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Worried About Your Carbon Footprint? Shopping Local Might Be the Key 

Blog Post by Volunteer and Student, Anna Potratz

 

The pollution that comes from simply shipping food across the country can do massive environmental damage. Delivery trucks can put up to 1,522 tons of carbon emissions into the atmosphere every year, and about 70% of our food is shipped by truck, according to the US Energy Information Administration. 

Towns along major shipping routes suffer the most from severely worsened air quality, which is linked to increased rates of respiratory illness, growth delays in children, and cancers. So not only is this an issue of our future, but of the health of people in small, drive-through towns. 

What Can You Do?

Lowering contribution to this form of pollution is easy: shop local! Farmers’ markets are almost always run by a passionate collective of local farmers, both hobbyists and professionals The San Diego Farm Bureau has an excellent list of farmers’ markets certified by the County Agricultural Commissioner, which ensures the produce meets quality standards and was grown in-state. It’s a great place to start if you don’t know of any markets near you. 


 

If you can’t make it to the sometimes-limited hours of farmers’ markets, many grocery stores focus on selling solely local produce. They pride themselves on selling the best food your area has to offer, and often strive to have non-GMO, organic options for every product on their shelves. Your North County also has a list of locally-sourced grocery stores stretching from Del Mar to Oceanside. Many of these stores, such as Frazier Farms, have weekly sales and bulk sections if you’re shopping on a budget. There are also Community-Sourced Agriculture programs that you can sign up for, where you can buy produce directly from local farmers.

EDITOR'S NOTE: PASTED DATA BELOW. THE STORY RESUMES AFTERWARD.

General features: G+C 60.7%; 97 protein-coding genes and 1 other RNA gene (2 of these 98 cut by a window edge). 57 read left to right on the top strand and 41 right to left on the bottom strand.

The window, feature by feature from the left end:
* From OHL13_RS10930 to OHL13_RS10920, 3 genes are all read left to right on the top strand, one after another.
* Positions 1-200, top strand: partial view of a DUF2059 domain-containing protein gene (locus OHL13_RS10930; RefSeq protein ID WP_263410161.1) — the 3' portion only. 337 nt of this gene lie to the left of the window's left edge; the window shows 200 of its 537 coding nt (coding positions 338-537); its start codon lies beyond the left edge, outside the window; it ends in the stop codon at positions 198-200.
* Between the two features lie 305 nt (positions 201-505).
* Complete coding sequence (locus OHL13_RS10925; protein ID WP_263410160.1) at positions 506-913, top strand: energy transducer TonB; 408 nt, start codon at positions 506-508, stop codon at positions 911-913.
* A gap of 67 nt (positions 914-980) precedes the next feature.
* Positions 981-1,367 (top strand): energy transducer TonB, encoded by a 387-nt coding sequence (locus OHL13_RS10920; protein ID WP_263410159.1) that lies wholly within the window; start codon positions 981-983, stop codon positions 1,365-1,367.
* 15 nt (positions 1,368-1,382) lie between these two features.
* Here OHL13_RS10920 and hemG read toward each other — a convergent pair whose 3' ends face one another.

In today’s society, some carbon emissions are inevitable. But if you want to try and cut down your personal emissions (and boost the local economy!), visit locally-sourced grocery stores, farmers markets, or even that little roadside fruit stand on your way to work. 

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